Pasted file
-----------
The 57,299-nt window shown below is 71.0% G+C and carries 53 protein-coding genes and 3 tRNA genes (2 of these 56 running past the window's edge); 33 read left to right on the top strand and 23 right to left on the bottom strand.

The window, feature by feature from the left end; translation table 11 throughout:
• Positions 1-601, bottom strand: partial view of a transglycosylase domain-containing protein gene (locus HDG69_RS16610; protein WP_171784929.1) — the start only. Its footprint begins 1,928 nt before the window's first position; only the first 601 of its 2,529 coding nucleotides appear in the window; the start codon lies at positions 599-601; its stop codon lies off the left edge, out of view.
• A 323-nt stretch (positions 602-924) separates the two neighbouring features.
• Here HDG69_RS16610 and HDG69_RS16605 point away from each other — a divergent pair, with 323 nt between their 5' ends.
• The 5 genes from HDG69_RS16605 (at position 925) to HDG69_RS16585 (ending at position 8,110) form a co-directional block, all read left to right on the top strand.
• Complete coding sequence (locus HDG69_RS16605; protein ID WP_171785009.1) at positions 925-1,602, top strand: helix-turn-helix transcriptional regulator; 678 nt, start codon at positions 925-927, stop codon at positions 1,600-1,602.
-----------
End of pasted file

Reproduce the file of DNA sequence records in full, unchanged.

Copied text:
The 57,299-nt window shown below is 71.0% G+C and carries 53 protein-coding genes and 3 tRNA genes (2 of these 56 running past the window's edge); 33 read left to right on the top strand and 23 right to left on the bottom strand.

The window, feature by feature from the left end; translation table 11 throughout:
• Positions 1-601, bottom strand: partial view of a transglycosylase domain-containing protein gene (locus HDG69_RS16610; protein WP_171784929.1) — the start only. Its footprint begins 1,928 nt before the window's first position; only the first 601 of its 2,529 coding nucleotides appear in the window; the start codon lies at positions 599-601; its stop codon lies off the left edge, out of view.
• A 323-nt stretch (positions 602-924) separates the two neighbouring features.
• Here HDG69_RS16610 and HDG69_RS16605 point away from each other — a divergent pair, with 323 nt between their 5' ends.
• The 5 genes from HDG69_RS16605 (at position 925) to HDG69_RS16585 (ending at position 8,110) form a co-directional block, all read left to right on the top strand.
• Complete coding sequence (locus HDG69_RS16605; protein ID WP_171785009.1) at positions 925-1,602, top strand: helix-turn-helix transcriptional regulator; 678 nt, start codon at positions 925-927, stop codon at positions 1,600-1,602.